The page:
Nemea Bank daily withdrawal limit raised to €2,500

Online-only bank’s assets remain under control of PricewaterhouseCoopers as MFSA continues supervision

The Malta Financial Services Authority has decided to lift the daily withdrawal limit from €250 to €2,500 as a first step into the normalisation of Nemea Bank’s operations after the online-only bank was taken under administration.

The MFSA had cited “serious regulatory concerns” flagged by the European Central Bank inside the bank, but Nemea has insisted that its liquidity consists of cash, loans and advances to banks, balances with the Central Bank of Malta, Malta Government Stocks and maturing loans always exceeded savings accounts and regulatory ratios.

The owners of Nemea Bank have protested that the appointment of PricewaterhouseCoopers to take charge of Nemea’s assets was “an arbitrary act without any valid legal grounds.”

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The bank’s co-chairmen Mika Lehto and Heikki Niemelä, said that a daily €250 withdrawal limit had been “against the interests and the fundamental rights of the depositors of the bank to own and operate a payment account at any bank of their choosing…. [it] is highly-damaging to all businesses using the account at the bank as their primary cash and payment account, with volumes of transactions exceeding such limits by large multiples and with some of which being exclusively dependent on their ability to perform transactions through their account at the Bank, to operate their business and pay salaries.”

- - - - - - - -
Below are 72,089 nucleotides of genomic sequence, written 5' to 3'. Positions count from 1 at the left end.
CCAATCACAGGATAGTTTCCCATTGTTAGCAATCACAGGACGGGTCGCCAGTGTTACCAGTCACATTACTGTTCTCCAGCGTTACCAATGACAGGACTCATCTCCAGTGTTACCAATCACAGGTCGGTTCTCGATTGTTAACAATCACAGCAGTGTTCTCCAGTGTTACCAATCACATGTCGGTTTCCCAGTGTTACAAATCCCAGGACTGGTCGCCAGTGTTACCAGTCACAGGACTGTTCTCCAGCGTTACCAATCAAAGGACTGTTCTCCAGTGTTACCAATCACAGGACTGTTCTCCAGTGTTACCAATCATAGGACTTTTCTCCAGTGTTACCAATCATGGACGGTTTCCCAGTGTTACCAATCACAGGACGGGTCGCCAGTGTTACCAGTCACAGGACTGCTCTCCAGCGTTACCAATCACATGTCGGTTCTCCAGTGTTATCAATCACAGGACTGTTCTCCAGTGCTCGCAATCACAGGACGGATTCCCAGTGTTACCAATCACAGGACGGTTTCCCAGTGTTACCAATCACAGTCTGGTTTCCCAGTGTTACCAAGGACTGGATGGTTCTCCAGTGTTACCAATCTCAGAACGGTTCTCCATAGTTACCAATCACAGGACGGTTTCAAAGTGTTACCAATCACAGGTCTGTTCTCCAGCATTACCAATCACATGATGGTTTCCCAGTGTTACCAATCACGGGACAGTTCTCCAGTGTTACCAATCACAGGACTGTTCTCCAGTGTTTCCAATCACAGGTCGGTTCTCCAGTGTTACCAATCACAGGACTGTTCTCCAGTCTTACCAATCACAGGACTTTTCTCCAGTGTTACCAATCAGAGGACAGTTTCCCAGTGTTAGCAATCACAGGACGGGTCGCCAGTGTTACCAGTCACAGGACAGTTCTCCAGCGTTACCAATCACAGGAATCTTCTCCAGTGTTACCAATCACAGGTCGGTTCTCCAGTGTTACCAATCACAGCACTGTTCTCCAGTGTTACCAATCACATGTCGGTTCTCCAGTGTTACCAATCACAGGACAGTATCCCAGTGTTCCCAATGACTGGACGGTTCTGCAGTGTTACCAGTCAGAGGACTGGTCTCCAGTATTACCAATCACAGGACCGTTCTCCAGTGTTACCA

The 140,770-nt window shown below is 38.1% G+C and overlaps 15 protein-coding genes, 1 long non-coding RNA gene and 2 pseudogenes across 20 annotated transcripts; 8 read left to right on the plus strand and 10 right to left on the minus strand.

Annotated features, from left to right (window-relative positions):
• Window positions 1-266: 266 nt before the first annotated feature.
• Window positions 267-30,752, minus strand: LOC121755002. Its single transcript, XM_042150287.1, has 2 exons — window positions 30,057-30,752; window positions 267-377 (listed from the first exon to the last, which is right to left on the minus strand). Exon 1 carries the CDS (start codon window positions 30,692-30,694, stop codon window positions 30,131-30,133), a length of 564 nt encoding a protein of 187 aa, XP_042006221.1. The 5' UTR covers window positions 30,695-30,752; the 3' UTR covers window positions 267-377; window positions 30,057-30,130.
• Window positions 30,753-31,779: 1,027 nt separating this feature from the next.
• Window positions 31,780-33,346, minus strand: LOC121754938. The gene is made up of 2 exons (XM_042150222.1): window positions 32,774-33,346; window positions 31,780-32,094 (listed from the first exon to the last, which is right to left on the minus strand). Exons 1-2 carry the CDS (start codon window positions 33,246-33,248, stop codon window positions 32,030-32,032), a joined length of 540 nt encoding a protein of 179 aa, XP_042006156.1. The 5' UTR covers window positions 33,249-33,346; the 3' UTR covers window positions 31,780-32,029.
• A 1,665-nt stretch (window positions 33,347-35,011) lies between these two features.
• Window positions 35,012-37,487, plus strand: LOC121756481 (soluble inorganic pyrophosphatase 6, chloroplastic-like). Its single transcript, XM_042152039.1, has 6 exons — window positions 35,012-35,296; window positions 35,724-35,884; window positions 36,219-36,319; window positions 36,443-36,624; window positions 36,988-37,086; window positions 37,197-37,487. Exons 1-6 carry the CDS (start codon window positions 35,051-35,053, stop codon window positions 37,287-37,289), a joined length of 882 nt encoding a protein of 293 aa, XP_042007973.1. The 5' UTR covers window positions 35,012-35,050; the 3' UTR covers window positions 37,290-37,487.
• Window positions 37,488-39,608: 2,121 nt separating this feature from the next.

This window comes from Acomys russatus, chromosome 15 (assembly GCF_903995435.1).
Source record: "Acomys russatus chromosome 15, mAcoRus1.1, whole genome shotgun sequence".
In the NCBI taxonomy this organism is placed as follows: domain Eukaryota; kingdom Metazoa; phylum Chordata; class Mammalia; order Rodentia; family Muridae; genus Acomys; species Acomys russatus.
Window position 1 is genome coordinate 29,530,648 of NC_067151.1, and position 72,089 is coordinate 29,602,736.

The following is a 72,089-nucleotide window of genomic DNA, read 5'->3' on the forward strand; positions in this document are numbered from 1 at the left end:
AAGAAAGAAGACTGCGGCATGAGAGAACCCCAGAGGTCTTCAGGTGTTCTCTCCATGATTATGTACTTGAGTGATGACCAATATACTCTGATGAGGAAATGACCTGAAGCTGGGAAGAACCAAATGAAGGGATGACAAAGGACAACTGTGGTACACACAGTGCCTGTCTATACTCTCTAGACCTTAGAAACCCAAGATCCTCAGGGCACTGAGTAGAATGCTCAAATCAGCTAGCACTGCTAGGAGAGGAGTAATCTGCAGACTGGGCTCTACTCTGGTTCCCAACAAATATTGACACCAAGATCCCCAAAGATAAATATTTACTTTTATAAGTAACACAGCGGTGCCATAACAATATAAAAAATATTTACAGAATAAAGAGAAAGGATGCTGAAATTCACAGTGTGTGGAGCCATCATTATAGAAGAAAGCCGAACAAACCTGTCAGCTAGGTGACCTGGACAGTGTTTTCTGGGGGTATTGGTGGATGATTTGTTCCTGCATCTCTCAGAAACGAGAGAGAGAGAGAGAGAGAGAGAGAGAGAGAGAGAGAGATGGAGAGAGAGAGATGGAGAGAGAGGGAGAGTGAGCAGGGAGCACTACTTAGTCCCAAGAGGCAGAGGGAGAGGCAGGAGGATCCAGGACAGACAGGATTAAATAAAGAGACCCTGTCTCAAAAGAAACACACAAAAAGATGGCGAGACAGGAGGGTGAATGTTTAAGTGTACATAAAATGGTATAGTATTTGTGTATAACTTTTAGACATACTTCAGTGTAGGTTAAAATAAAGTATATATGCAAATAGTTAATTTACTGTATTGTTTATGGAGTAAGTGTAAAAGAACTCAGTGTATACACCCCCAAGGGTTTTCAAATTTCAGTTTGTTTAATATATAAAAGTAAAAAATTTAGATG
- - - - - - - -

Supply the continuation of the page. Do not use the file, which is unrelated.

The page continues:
The bank’s other directors include former prime minister Lawrence Gonzi and financier Joseph F.X. Zahra, recently appointed to head a special finance commission for the Vatican by Pope Francis

Nemea Bank PLC is owned by Nemea PLC, itself owned by Nevestor SA of Belgium (40%) and Ninovan Ltd and Shilmore Ltd of Cyprus (30% each). The bank is ultimately jointly owned by its founders Heikki Niemelä and Mika Lehto.

MFSA said the measures were taken following an on-site inspection at the bank carried out jointly with members of the DGMSIII of the European Central Bank and which was finalised in April 2016. “A number of serious regulatory shortcomings have been identified and the authority has decided to take regulatory action to safeguard the interests of depositors and other creditors of the bank.”

The MFSA said it was necessary to appoint a competent person to take charge of the assets of the bank for the purpose of safeguarding the interests of depositors and its other clients; and to assume control of the bank’s business and to carry on that business and such other functions as the MFSA may direct. “These precautionary measures will remain in place until such time as the MFSA may direct otherwise.”